Extremely rare work of Robert Wiene. From the director and year of excellent "The Cabinet of Dr. Caligari" this work was eventually overshadowed by the success of Caligari. It has a dreamy atmosphere, like another world or something.
Hans Heinrich von Twardowski,
Student Raskolnikow, who has written an article about laws and crime, proposing the thesis, that un-ordinary people can commit crimes if their actions are necessary for the benifit of ... See full summary »
In a futuristic city sharply divided between the working class and the city planners, the son of the city's mastermind falls in love with a working class prophet who predicts the coming of a savior to mediate their differences.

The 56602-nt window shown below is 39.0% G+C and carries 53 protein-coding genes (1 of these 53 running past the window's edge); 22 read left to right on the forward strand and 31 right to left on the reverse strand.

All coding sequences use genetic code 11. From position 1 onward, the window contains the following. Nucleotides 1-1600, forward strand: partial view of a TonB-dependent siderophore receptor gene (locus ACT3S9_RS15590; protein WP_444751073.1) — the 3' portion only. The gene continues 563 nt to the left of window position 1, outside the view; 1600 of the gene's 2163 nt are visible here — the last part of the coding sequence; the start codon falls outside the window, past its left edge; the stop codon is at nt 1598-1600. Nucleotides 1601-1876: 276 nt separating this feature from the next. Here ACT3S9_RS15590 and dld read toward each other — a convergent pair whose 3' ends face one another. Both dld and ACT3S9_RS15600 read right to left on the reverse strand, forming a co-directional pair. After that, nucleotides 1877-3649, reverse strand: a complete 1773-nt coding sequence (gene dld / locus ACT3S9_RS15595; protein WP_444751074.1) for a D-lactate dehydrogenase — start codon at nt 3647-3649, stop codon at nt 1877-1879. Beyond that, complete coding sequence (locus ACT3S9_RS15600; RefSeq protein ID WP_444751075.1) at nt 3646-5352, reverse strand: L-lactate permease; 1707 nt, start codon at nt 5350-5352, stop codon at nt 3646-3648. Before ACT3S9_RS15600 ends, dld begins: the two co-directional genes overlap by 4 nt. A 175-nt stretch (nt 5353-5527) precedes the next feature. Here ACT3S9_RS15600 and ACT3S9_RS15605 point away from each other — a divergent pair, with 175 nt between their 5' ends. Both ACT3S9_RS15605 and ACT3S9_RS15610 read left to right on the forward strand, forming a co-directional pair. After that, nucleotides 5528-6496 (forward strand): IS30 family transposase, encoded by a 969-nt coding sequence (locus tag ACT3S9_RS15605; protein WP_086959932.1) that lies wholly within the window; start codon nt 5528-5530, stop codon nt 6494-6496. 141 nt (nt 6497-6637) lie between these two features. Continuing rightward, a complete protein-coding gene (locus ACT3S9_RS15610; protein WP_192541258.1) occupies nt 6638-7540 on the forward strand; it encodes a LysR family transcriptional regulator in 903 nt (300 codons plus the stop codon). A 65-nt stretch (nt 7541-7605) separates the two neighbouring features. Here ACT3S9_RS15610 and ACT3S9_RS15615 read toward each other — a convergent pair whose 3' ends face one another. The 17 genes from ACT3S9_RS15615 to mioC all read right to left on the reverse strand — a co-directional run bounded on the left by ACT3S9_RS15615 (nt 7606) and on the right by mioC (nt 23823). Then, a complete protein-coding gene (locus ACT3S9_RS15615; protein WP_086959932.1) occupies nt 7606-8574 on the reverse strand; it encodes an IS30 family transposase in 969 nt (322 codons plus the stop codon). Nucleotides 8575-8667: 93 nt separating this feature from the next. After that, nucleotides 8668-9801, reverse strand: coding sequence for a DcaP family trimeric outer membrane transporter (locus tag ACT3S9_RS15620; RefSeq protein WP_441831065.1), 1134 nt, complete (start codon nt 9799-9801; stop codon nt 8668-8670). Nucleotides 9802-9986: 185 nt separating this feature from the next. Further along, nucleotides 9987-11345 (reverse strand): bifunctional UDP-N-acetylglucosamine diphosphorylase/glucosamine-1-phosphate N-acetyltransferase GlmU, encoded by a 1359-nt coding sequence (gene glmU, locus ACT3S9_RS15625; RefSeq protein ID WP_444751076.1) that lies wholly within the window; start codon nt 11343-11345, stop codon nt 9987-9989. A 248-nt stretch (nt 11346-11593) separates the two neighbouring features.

I made it through this by dredging up a bit of my college German (the dialogue boxes are in German) and managing to get about a fourth of it and extrapolating the rest. This is more of a film about the evils of ambition than a science fiction film. Once the alien (devil) has had his way with Robert Herne, it now is about him. Herne is given immense power in the form of machine that can produce electricity for the world. Instead of seeing the potential for making things better for humanity, the former lowly coal miner becomes a boss, using his riches for outrageous purposes. He throws away all the relationships he has and pretty much turns his son into a monster. He doesn't seem to get much enjoyment out of the rich, who hang on his every word, but he can't let go. There is a little bit of Von Stroheim's "Greed" here, though that is quite another story. It does go on to tell a morality tale of the life on the farm versus the evils of usurping businesses, the bucolic winning out. But is it really about socialism being the answer? I really believe that this is more about personal evil. If there is anything unfair, it is a basic view of humanity. Here it is simplistic and outrageous. Is there no middle ground here. Apparently, there is no merchant class. People revel in Bacchanalian orgies when given the chance. Anyway, this is a groundbreaking movie whose intentions laid the foundation for future German expressionism, even if it failed at times.
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